Richard Hansen

Though he is proud of his roots as a native Nevadan, Richard has always had an outward-looking perspective. This has led him all around the world in search of meaning in his own life through discovering and assimilating the outlooks and practices of other cultures. He received a BA in Political Science and Spanish from the University of Nevada and is currently pursuing a Master of Public Administration from the Monterey Institute of International Studies. His graduate studies have fostered an interest in development that begins at the grassroots, utilizing the assets that are present in every single community, no matter how conventionally "poor" they may be. Kiva represents, to him, the very best of this kind of development thinking and he is excited to do his part to facilitate the accomplishment of Kiva's mission of connecting people to alleviate poverty in Costa Rica!

Fellows Blog Posts by Richard Hansen

Aug 30, 2013 CR Costa Rica, GO Global Update

Journaling. Is it a lost art or a relic of times past that has rightfully disappeared in a world of easy electronic fixes for expression? Journals are deeply private things, they represent ourselves poured out in ink. Our moods can be seen in every penstroke, our thoughts in every malformed word. We don't edit ourselves in journals. Looking back, our writing seems disjointed and without the structure or social awareness that is expected from a polished status update. Journals are the only places, besides our minds, where our true selves live....

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Aug 14, 2013 CR Costa Rica

Every city that I have ever visited has been decorated/defaced with lots of colorful graffiti. In some cities, the graffiti is confined to train tunnels, highway overpasses and other functional places that generally lack any kind of redeeming aesthetic qualities. In others, the graffiti can be seen everywhere, coating fire hydrants, schools and long-abandoned corner grocery stores (among other places). The common thread in both types of city is that most graffiti, however colorful it may be, either advertises a gang's territory or functions as an artist's signature (or both); graffiti with... Continue Reading >>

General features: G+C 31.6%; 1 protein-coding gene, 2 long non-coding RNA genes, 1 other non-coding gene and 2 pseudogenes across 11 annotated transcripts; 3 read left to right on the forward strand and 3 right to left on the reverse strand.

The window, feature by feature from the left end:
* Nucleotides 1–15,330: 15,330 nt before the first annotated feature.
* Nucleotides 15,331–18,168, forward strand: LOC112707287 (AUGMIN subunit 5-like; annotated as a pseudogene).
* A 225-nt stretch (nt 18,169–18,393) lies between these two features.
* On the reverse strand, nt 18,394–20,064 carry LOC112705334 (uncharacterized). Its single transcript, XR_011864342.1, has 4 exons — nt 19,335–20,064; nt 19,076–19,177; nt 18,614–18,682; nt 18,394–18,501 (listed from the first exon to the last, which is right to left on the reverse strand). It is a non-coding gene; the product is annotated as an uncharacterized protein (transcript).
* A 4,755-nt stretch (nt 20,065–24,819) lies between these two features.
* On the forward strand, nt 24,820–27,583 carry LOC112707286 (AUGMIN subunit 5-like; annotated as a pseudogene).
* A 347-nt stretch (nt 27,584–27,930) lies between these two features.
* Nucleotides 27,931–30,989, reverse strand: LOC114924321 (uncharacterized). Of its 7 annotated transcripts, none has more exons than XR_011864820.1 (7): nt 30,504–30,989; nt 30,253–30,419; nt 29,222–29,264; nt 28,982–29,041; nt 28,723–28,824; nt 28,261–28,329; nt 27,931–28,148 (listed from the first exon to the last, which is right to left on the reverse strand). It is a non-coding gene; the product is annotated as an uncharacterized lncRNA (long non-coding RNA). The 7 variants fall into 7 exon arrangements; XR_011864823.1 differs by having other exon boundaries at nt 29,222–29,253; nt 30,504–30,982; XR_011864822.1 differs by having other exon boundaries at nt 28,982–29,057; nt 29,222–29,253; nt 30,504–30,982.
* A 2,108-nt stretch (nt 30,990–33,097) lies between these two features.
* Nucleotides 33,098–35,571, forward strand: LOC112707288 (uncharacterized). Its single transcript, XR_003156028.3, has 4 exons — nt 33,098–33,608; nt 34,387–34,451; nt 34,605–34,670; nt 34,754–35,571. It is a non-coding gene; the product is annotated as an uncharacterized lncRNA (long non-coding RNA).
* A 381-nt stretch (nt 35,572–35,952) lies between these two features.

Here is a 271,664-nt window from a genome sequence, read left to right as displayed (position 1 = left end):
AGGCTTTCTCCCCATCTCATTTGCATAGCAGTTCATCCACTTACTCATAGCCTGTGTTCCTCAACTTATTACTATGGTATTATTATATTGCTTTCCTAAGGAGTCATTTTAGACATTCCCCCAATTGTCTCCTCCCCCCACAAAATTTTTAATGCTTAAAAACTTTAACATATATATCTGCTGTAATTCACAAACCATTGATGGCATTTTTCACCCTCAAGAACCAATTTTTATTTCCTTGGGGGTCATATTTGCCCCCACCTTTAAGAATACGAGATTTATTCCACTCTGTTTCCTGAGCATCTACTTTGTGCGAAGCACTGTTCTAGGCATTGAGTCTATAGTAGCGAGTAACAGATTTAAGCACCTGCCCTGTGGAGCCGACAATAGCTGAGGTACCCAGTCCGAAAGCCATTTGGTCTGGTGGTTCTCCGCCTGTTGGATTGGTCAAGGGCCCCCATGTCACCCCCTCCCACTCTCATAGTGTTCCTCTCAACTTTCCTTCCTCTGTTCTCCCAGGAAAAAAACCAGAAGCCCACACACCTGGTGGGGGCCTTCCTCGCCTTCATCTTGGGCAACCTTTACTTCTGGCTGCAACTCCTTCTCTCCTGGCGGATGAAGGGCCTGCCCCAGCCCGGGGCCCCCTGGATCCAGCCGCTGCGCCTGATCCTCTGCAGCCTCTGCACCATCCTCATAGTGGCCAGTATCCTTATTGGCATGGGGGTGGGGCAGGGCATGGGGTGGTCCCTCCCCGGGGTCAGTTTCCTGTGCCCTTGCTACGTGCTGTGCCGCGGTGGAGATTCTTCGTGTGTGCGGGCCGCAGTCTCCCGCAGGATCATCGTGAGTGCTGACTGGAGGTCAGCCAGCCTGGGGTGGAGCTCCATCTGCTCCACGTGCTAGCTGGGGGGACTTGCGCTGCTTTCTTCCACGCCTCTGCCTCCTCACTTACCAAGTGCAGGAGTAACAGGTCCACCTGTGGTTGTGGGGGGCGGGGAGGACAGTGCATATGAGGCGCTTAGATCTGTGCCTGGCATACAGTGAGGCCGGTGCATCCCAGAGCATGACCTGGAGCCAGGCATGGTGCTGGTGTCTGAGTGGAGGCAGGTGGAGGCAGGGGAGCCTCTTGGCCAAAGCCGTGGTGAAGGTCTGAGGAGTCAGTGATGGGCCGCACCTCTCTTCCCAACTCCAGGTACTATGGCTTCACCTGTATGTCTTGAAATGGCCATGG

Jul 22, 2013 CR Costa Rica

Going to bars or clubs before they open is always strange: music is loudly thumping, lights are moving festively across walls and floors and bartenders are standing at the ready with bottles open and kegs tapped. All of this is happening while the bar is completely empty, making it an eerie experience that I typically attempt to avoid. But, I was on a mission this night. The reason that I arrived at this trendy bar so early was to help with the setting up of an event to raise funds for Café Pendiente, an initiative that began here in Costa Rica one month ago. Café... Continue Reading >>


Jul 3, 2013 CR Costa Rica

I'm a vegetarian. However, there are occasionally times when I relent and consume meat, especially if it's offered and refusal means either going hungry or—worse—being rude. Even this reluctant acceptance of the occasional meaty meal has its limits, though. I will not eat pork. It's not a religious thing for me, nor is it a question of taste; I think bacon tastes fantastic and is a wondrous smell in the morning, particularly maple-cured smoked bacon, eagerly sizzling in the pan as the coffee brews. This is the smell that mornings are made of, that makes life worth... Continue Reading >>


Jun 20, 2013 CR Costa Rica

Costa Rica is a land of beautiful beaches and some of the world's most astounding natural wonders. But, more than anything, Costa Rica is a land of coffee. Coffee in the morning, coffee at noon, coffee after lunch and coffee with dinner. Coffee not only powers your average Costa Rican worker through the day, but is also one of the country's biggest economic drivers. So, it is with alarm that I note that I've only been in Costa Rica for a couple of weeks, but almost every Kiva borrower that I've visited talks of nothing else but "la roya," otherwise known as... Continue Reading >>


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